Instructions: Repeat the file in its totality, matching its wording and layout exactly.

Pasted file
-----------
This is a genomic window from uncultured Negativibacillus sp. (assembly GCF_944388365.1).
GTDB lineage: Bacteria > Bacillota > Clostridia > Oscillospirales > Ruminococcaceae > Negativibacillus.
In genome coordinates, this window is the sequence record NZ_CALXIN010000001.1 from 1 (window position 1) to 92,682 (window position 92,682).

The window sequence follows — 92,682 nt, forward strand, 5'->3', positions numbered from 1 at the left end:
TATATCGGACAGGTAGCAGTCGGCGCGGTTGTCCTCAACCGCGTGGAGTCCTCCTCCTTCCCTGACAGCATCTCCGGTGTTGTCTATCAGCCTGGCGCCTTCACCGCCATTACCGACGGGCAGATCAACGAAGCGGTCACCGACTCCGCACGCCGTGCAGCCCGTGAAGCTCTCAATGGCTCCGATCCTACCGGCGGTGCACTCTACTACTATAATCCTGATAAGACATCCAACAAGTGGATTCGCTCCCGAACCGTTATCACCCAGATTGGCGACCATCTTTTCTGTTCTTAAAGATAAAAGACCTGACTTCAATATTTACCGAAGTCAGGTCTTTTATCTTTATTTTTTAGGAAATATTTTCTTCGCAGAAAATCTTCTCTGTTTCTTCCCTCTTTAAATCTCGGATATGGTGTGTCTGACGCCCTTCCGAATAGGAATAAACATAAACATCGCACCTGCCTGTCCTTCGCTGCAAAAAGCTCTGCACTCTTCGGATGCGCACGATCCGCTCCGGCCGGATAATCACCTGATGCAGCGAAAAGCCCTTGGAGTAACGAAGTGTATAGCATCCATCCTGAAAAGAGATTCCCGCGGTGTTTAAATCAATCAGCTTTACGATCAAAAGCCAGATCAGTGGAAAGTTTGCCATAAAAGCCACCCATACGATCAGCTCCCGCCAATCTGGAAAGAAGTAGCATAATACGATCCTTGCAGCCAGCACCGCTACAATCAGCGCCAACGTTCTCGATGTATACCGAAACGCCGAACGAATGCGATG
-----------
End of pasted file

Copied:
This is a genomic window from uncultured Negativibacillus sp. (assembly GCF_944388365.1).
GTDB lineage: Bacteria > Bacillota > Clostridia > Oscillospirales > Ruminococcaceae > Negativibacillus.
In genome coordinates, this window is the sequence record NZ_CALXIN010000001.1 from 1 (window position 1) to 92,682 (window position 92,682).

The window sequence follows — 92,682 nt, forward strand, 5'->3', positions numbered from 1 at the left end:
TATATCGGACAGGTAGCAGTCGGCGCGGTTGTCCTCAACCGCGTGGAGTCCTCCTCCTTCCCTGACAGCATCTCCGGTGTTGTCTATCAGCCTGGCGCCTTCACCGCCATTACCGACGGGCAGATCAACGAAGCGGTCACCGACTCCGCACGCCGTGCAGCCCGTGAAGCTCTCAATGGCTCCGATCCTACCGGCGGTGCACTCTACTACTATAATCCTGATAAGACATCCAACAAGTGGATTCGCTCCCGAACCGTTATCACCCAGATTGGCGACCATCTTTTCTGTTCTTAAAGATAAAAGACCTGACTTCAATATTTACCGAAGTCAGGTCTTTTATCTTTATTTTTTAGGAAATATTTTCTTCGCAGAAAATCTTCTCTGTTTCTTCCCTCTTTAAATCTCGGATATGGTGTGTCTGACGCCCTTCCGAATAGGAATAAACATAAACATCGCACCTGCCTGTCCTTCGCTGCAAAAAGCTCTGCACTCTTCGGATGCGCACGATCCGCTCCGGCCGGATAATCACCTGATGCAGCGAAAAGCCCTTGGAGTAACGAAGTGTATAGCATCCATCCTGAAAAGAGATTCCCGCGGTGTTTAAATCAATCAGCTTTACGATCAAAAGCCAGATCAGTGGAAAGTTTGCCATAAAAGCCACCCATACGATCAGCTCCCGCCAATCTGGAAAGAAGTAGCATAATACGATCCTTGCAGCCAGCACCGCTACAATCAGCGCCAACGTTCTCGATGTATACCGAAACGCCGAACGAATGCGATG